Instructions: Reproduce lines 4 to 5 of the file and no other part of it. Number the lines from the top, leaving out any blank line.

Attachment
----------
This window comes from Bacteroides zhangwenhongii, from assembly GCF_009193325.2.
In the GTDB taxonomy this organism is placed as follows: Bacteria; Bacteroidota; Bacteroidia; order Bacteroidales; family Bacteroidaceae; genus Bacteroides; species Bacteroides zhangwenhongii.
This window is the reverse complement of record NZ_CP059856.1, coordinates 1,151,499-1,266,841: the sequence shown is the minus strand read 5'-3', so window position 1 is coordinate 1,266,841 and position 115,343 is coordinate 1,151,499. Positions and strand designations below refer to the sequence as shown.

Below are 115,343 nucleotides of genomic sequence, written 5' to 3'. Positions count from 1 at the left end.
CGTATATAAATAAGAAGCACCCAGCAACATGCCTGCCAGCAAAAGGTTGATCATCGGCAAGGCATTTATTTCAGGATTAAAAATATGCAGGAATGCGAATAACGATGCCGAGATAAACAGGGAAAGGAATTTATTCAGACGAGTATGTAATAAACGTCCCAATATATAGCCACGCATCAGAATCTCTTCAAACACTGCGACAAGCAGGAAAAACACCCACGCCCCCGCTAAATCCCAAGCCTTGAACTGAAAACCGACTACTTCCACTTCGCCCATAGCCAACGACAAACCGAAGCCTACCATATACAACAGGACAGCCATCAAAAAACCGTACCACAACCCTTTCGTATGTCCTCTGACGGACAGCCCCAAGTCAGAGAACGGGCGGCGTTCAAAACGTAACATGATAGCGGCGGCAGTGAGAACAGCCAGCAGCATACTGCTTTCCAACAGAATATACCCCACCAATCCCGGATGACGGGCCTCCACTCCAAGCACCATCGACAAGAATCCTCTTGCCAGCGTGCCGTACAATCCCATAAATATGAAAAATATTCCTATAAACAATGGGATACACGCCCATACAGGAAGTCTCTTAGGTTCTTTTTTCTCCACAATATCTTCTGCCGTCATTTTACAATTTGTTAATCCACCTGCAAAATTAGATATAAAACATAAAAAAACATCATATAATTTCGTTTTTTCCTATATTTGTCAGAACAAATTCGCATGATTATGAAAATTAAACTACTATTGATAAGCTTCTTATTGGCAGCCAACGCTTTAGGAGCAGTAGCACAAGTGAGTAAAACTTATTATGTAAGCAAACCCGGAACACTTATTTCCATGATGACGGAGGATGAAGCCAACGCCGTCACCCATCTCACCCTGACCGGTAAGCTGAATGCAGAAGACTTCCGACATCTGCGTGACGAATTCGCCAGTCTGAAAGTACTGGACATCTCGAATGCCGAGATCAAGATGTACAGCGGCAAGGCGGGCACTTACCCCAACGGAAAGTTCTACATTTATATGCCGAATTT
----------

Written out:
Below are 115,343 nucleotides of genomic sequence, written 5' to 3'. Positions count from 1 at the left end.
CGTATATAAATAAGAAGCACCCAGCAACATGCCTGCCAGCAAAAGGTTGATCATCGGCAAGGCATTTATTTCAGGATTAAAAATATGCAGGAATGCGAATAACGATGCCGAGATAAACAGGGAAAGGAATTTATTCAGACGAGTATGTAATAAACGTCCCAATATATAGCCACGCATCAGAATCTCTTCAAACACTGCGACAAGCAGGAAAAACACCCACGCCCCCGCTAAATCCCAAGCCTTGAACTGAAAACCGACTACTTCCACTTCGCCCATAGCCAACGACAAACCGAAGCCTACCATATACAACAGGACAGCCATCAAAAAACCGTACCACAACCCTTTCGTATGTCCTCTGACGGACAGCCCCAAGTCAGAGAACGGGCGGCGTTCAAAACGTAACATGATAGCGGCGGCAGTGAGAACAGCCAGCAGCATACTGCTTTCCAACAGAATATACCCCACCAATCCCGGATGACGGGCCTCCACTCCAAGCACCATCGACAAGAATCCTCTTGCCAGCGTGCCGTACAATCCCATAAATATGAAAAATATTCCTATAAACAATGGGATACACGCCCATACAGGAAGTCTCTTAGGTTCTTTTTTCTCCACAATATCTTCTGCCGTCATTTTACAATTTGTTAATCCACCTGCAAAATTAGATATAAAACATAAAAAAACATCATATAATTTCGTTTTTTCCTATATTTGTCAGAACAAATTCGCATGATTATGAAAATTAAACTACTATTGATAAGCTTCTTATTGGCAGCCAACGCTTTAGGAGCAGTAGCACAAGTGAGTAAAACTTATTATGTAAGCAAACCCGGAACACTTATTTCCATGATGACGGAGGATGAAGCCAACGCCGTCACCCATCTCACCCTGACCGGTAAGCTGAATGCAGAAGACTTCCGACATCTGCGTGACGAATTCGCCAGTCTGAAAGTACTGGACATCTCGAATGCCGAGATCAAGATGTACAGCGGCAAGGCGGGCACTTACCCCAACGGAAAGTTCTACATTTATATGCCGAATTT